Also look at your pillar maintenance tasks. The things that keep your life structure stable. This is when your family/housemates/friends become very important. Because some of those maintenance tasks do drag on your creativity while others are neutral or feed into creativity. If laundry sucks your soul, perhaps make a deal with others in your house so that they manage the laundry while you manage something else. Communication with the people in your support network is crucial. As you are building space in your life for creativity, they also have to give space for that creative effort. Make sure that these discussions include the sacrifices you will make to meet their emotional needs right along side the sacrifices you need them to make for your creative pursuits. (IE, you get one hour of uninterrupted writing time each day, but on Saturdays they get to go out to do their hobby thing.)

Consider what blocks of time and what physical space you can devote to your creative pursuit. Having a physical space can be helpful, even if the space is only contained inside a laptop or notebook. Entering your creative space can teach your brain to open up your creative thoughts, helping you to get in the zone faster. In order to create that space I’ve known people who depend on the smell and flavor of a favorite beverage, others light a candle, or have turned a closet into an office, or have an actual office. Some go to a coffee shop or a library. Some just put on headphones and particular music. The key is that at the schedule time you enter your creative space and train your brain to open up your creative thoughts. Then when you exit you can carry the thoughts with you or close them up as necessary to face the next task of your day. If you haven’t organized a space or made a schedule for time, then that is likely a significant drag on your creative efforts.

Plan your creative effort around your pillars
There are scientific studies done about willpower and how it is a limited resource. Anecdotally, I know this is true for me. Every decision I make is an exercise of willpower and makes following decisions more difficult. This is one of the reasons that decision heavy tasks, such as parenting, can be a huge drain on creative energy. Knowing this can help you as you structure time in your day to make room for creativity. It takes a large amount of willpower to stop playing a video game and go write. It takes less willpower to start writing right after you have finished lunch. In fact if you build a habit of lunch-then-writing the transition to writing takes no willpower at all. And the transition to lunch is helped by the biological imperative of hunger. I call this process setting a trigger.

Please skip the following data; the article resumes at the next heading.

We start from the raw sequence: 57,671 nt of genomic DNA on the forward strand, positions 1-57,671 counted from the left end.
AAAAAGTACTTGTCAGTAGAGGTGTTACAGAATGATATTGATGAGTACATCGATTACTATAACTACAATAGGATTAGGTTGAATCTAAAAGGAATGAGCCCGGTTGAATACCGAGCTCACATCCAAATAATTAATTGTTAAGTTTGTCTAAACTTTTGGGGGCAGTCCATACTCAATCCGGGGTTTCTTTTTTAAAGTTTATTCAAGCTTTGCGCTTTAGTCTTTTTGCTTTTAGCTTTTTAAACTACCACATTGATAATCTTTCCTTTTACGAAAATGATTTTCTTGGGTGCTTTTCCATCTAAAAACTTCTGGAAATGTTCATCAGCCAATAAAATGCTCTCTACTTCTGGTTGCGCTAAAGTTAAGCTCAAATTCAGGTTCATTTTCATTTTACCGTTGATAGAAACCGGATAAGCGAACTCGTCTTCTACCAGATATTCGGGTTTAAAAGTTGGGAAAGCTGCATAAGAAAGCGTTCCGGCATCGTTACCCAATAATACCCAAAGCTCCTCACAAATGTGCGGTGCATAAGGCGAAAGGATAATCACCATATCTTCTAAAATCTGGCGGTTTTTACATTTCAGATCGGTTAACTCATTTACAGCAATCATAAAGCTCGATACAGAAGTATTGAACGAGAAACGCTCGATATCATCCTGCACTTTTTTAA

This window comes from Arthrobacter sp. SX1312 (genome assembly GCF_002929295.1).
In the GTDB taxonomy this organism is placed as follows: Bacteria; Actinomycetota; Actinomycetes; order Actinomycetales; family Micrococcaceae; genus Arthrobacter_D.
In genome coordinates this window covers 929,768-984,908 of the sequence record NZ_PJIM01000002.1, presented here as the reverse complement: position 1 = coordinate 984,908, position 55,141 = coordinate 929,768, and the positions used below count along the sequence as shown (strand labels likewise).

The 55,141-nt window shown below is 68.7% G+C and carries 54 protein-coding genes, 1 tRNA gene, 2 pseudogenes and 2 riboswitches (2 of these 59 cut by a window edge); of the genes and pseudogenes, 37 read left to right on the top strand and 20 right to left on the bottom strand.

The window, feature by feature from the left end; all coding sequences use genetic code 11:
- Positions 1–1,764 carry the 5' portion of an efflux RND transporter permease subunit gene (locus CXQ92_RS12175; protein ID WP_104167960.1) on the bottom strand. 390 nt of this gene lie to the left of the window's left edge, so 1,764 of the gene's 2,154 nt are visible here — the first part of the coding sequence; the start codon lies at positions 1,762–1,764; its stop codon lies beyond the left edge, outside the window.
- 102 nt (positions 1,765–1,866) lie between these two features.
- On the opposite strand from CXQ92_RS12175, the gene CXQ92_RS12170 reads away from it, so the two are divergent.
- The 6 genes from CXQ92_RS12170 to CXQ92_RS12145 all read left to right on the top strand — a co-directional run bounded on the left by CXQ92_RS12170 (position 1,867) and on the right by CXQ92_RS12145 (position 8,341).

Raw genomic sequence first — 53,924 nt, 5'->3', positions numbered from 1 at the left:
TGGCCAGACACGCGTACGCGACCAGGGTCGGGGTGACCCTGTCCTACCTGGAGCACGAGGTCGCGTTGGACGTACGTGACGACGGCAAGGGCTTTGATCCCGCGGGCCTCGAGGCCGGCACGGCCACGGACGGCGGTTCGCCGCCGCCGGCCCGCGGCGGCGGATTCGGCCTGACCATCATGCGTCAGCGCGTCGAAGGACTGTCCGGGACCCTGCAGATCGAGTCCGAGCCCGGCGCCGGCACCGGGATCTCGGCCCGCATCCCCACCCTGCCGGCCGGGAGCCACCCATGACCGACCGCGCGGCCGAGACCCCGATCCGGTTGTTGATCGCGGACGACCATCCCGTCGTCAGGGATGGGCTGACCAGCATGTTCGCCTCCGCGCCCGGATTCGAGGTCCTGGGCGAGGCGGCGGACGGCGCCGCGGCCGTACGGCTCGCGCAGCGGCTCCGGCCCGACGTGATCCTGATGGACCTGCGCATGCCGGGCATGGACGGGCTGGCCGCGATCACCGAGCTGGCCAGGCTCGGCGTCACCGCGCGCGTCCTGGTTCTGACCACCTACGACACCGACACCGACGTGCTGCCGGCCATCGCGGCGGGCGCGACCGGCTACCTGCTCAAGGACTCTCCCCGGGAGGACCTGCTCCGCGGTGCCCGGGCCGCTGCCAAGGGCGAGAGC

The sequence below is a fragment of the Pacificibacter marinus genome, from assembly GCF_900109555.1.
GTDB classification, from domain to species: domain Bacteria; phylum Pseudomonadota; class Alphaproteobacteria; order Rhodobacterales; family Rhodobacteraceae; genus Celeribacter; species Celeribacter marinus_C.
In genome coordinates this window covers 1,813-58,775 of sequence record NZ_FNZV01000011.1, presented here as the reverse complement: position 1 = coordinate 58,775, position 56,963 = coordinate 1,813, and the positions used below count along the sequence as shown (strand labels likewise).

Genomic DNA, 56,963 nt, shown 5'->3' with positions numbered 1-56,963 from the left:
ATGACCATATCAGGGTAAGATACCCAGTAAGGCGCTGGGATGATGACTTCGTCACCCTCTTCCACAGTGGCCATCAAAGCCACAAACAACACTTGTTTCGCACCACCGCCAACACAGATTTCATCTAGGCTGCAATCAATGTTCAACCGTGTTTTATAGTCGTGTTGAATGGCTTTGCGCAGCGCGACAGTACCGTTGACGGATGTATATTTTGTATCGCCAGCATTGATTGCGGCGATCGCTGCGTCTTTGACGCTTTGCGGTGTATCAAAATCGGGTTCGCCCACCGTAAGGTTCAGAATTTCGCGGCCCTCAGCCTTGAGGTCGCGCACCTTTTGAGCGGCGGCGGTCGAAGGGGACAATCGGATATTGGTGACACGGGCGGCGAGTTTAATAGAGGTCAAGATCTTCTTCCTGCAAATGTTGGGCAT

I rely heavily on triggers. The routine of getting kids off to school in the morning triggers me to get out of bed early. Then once they are out of the house, the quiet reminds me that I need to get to work. Using an externally impose structure like a school schedule is very helpful in scheduling creative time. Our schedules go very mushy in the summer when we don’t have that external structure. In the absence of kids or school structure, I know creatives who sign up for classes, make writing date appointments, use a day job, or use scheduled volunteer work to provide external structure in their day. Using an external structure reduces your willpower load.

It is possible that some of your pillars will absorb creative energy for a time. If you’re struggling to pay bills, then the best use of your creative energy might be to go back to school and get training, so you can get a better job, so that you can be less stressed by bills, so that you have more room in your brain for creative things.

Analyze your blocks
Some things will interrupt your creative time. Other things will prevent you from starting. A challenge I regularly face is that if I know an interrupt is coming, say I have an appointment in an hour, there is part of my brain that doesn’t want to get started on a creative task because I know I’ll be interrupted. To combat this, I had to teach my self that five minutes is enough time to get something done. This is where visualizing my creative thoughts as existing in a cupboard in my brain has been very helpful to me. I open the cupboard and use those thoughts for five minutes then close up the cupboard again and move on with other tasks.